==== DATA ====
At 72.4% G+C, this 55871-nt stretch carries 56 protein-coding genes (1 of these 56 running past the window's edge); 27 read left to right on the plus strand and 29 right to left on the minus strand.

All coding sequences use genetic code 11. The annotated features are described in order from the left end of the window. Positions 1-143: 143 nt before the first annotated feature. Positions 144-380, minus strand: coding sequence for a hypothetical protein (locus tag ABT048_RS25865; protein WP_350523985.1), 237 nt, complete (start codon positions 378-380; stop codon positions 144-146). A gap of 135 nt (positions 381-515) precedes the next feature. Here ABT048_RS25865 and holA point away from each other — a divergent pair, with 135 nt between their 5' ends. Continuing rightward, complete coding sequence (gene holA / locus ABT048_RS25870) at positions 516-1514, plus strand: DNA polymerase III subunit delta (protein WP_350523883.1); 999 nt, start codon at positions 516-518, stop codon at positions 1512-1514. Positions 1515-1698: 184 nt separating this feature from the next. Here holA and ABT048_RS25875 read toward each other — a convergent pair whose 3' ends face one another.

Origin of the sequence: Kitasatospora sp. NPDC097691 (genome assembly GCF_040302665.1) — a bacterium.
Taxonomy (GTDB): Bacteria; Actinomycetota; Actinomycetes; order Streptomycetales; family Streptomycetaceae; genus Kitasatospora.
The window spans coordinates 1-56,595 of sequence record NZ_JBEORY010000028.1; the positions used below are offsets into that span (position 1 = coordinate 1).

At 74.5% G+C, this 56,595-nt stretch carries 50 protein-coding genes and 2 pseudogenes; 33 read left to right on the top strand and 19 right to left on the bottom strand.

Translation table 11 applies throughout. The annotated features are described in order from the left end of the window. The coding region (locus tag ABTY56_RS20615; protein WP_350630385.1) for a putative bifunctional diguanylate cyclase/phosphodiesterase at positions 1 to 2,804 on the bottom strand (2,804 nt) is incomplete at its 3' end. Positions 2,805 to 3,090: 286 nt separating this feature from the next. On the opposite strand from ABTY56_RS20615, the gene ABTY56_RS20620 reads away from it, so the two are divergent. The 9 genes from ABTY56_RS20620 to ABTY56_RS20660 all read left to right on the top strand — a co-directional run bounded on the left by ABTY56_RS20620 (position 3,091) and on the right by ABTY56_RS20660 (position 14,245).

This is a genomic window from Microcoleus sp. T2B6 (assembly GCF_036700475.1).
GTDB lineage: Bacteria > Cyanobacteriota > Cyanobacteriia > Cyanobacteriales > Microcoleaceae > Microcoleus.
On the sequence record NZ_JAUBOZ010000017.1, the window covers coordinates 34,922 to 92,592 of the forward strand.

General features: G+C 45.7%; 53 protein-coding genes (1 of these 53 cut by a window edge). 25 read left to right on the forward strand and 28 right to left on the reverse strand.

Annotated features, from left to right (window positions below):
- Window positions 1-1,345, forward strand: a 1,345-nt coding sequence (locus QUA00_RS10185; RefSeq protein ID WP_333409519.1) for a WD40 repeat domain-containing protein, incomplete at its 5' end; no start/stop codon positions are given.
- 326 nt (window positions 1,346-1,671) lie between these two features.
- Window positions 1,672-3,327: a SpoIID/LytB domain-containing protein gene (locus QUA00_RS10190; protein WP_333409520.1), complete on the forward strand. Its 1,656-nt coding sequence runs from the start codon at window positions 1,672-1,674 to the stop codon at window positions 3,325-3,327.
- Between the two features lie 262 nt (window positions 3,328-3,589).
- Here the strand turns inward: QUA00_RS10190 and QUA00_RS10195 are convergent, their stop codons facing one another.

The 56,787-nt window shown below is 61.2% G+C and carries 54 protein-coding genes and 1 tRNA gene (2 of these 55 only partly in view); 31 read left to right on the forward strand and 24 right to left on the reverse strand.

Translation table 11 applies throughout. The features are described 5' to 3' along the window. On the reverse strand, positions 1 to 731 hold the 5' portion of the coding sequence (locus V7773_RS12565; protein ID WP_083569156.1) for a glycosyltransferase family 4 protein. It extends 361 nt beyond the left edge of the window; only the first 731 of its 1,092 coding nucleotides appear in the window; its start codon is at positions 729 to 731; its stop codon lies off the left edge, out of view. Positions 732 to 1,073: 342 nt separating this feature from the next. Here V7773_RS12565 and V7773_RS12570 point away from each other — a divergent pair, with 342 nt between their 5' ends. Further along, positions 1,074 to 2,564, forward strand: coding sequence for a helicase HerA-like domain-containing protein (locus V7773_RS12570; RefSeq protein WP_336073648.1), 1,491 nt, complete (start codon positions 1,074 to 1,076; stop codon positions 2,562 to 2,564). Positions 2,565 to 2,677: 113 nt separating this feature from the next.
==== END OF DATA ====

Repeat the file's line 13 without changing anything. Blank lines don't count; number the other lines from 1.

- Window positions 1-1,345, forward strand: a 1,345-nt coding sequence (locus QUA00_RS10185; RefSeq protein ID WP_333409519.1) for a WD40 repeat domain-containing protein, incomplete at its 5' end; no start/stop codon positions are given.